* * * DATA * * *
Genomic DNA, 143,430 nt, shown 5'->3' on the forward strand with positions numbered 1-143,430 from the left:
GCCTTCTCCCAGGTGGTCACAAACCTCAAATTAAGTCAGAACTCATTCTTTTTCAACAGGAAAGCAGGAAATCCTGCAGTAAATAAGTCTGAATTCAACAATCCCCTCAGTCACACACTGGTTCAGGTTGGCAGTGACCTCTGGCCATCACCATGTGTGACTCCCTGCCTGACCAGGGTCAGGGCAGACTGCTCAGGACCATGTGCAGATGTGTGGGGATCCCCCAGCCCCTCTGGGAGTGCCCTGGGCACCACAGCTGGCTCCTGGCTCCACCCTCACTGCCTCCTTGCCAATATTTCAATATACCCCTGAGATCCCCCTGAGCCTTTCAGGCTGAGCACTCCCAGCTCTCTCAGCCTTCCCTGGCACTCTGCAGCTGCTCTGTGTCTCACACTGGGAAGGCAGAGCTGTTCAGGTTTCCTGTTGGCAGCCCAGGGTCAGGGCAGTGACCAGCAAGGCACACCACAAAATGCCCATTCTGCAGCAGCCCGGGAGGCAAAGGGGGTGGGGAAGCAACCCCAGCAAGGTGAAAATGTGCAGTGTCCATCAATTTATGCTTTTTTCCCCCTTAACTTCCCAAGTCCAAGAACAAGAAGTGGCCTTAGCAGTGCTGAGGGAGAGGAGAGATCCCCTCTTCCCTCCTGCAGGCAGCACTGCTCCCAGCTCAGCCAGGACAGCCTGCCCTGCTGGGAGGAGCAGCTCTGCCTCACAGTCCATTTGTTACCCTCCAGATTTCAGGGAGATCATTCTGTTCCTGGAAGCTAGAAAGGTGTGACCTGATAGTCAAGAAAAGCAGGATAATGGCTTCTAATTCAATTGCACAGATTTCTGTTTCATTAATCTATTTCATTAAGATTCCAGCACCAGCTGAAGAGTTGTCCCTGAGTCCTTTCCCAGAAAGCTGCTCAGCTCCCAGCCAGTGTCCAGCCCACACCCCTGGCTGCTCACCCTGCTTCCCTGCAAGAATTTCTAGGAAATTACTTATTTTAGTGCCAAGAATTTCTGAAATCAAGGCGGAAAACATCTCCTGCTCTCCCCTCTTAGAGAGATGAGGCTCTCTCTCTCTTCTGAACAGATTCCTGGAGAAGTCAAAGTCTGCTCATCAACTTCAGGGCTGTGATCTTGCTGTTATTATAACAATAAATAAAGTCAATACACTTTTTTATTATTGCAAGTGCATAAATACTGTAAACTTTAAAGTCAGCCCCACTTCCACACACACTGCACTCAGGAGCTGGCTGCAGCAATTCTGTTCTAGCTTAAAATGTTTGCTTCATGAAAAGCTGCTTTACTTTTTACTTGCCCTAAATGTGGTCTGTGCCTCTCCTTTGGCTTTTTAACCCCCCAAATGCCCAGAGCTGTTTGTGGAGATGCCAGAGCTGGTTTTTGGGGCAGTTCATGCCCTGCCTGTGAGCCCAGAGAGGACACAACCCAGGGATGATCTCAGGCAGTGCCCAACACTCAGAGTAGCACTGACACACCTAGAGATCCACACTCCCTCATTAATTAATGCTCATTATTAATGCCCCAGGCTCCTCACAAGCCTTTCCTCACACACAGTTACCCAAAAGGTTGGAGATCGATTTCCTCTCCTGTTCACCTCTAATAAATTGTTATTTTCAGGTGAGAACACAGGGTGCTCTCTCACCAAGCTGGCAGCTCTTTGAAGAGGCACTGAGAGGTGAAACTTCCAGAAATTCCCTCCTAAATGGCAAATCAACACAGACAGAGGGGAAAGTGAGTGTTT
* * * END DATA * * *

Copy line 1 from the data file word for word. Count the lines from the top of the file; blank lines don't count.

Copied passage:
Genomic DNA, 143,430 nt, shown 5'->3' on the forward strand with positions numbered 1-143,430 from the left: